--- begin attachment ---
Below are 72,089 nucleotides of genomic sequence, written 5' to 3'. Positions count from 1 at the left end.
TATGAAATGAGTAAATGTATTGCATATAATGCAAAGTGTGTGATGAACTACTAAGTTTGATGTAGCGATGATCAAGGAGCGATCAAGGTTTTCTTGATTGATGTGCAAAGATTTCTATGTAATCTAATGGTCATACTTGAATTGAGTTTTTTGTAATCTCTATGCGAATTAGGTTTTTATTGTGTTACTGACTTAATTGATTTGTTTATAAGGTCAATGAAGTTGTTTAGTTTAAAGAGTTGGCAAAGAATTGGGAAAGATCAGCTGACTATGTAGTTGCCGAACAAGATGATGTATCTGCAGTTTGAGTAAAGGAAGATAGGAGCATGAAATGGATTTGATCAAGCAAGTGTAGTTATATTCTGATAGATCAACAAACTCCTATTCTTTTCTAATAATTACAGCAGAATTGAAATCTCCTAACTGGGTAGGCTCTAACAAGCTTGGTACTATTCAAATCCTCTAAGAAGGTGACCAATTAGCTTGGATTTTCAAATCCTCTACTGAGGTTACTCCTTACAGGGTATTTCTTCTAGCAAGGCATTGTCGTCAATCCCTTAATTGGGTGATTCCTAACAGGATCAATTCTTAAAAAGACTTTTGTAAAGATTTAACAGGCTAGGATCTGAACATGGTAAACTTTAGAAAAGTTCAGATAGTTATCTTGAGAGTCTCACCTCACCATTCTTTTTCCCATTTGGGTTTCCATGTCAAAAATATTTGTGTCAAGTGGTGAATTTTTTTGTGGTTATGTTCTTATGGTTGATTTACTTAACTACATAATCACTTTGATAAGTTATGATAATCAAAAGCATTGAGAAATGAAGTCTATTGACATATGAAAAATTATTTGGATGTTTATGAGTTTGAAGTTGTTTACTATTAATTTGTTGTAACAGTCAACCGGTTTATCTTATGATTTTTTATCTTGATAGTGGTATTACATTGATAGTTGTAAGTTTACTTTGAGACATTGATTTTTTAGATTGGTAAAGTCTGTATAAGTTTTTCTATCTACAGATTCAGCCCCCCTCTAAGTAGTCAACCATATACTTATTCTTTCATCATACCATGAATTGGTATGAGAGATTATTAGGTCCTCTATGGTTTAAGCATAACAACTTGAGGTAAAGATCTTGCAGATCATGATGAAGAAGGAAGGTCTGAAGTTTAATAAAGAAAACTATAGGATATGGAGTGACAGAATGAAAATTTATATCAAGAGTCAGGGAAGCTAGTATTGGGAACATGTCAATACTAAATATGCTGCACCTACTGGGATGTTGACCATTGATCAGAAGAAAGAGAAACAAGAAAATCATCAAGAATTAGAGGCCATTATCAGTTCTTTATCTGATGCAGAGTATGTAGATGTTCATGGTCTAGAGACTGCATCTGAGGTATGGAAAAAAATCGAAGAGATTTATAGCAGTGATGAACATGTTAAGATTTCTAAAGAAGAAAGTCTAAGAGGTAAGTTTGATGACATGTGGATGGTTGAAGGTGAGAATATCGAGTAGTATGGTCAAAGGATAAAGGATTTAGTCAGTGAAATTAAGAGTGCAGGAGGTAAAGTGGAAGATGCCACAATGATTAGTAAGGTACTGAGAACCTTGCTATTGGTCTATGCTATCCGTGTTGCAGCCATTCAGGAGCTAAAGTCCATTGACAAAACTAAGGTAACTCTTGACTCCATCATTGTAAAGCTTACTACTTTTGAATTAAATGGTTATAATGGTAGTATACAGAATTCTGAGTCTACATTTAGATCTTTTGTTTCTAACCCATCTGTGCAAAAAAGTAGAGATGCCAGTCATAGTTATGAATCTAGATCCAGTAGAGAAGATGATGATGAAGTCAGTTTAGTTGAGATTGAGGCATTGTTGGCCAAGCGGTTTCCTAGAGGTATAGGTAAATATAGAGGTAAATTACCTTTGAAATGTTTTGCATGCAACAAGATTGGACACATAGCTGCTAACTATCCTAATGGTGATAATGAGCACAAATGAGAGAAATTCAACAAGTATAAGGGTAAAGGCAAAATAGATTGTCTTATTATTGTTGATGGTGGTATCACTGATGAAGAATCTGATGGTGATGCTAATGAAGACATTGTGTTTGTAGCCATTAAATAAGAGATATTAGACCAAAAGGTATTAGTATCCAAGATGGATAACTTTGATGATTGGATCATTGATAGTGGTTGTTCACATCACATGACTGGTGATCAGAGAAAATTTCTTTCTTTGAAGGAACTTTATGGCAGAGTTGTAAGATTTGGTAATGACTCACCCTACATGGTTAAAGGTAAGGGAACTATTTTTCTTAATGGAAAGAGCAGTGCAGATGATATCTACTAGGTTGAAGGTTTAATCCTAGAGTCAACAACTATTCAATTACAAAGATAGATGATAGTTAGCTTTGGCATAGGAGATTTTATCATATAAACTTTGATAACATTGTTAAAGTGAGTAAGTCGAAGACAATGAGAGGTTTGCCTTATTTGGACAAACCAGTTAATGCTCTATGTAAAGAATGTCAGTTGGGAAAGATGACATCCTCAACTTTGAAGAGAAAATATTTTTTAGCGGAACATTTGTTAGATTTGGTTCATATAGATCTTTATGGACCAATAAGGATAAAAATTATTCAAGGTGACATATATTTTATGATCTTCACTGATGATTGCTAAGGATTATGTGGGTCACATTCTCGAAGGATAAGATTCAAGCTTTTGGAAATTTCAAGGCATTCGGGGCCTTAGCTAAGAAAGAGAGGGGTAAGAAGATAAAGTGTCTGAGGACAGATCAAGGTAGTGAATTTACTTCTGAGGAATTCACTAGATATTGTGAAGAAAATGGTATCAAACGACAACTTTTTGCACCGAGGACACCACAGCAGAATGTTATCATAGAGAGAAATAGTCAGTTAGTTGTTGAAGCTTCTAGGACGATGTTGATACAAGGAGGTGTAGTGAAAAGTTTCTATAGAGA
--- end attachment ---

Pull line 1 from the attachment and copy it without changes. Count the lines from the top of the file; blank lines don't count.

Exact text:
Below are 72,089 nucleotides of genomic sequence, written 5' to 3'. Positions count from 1 at the left end.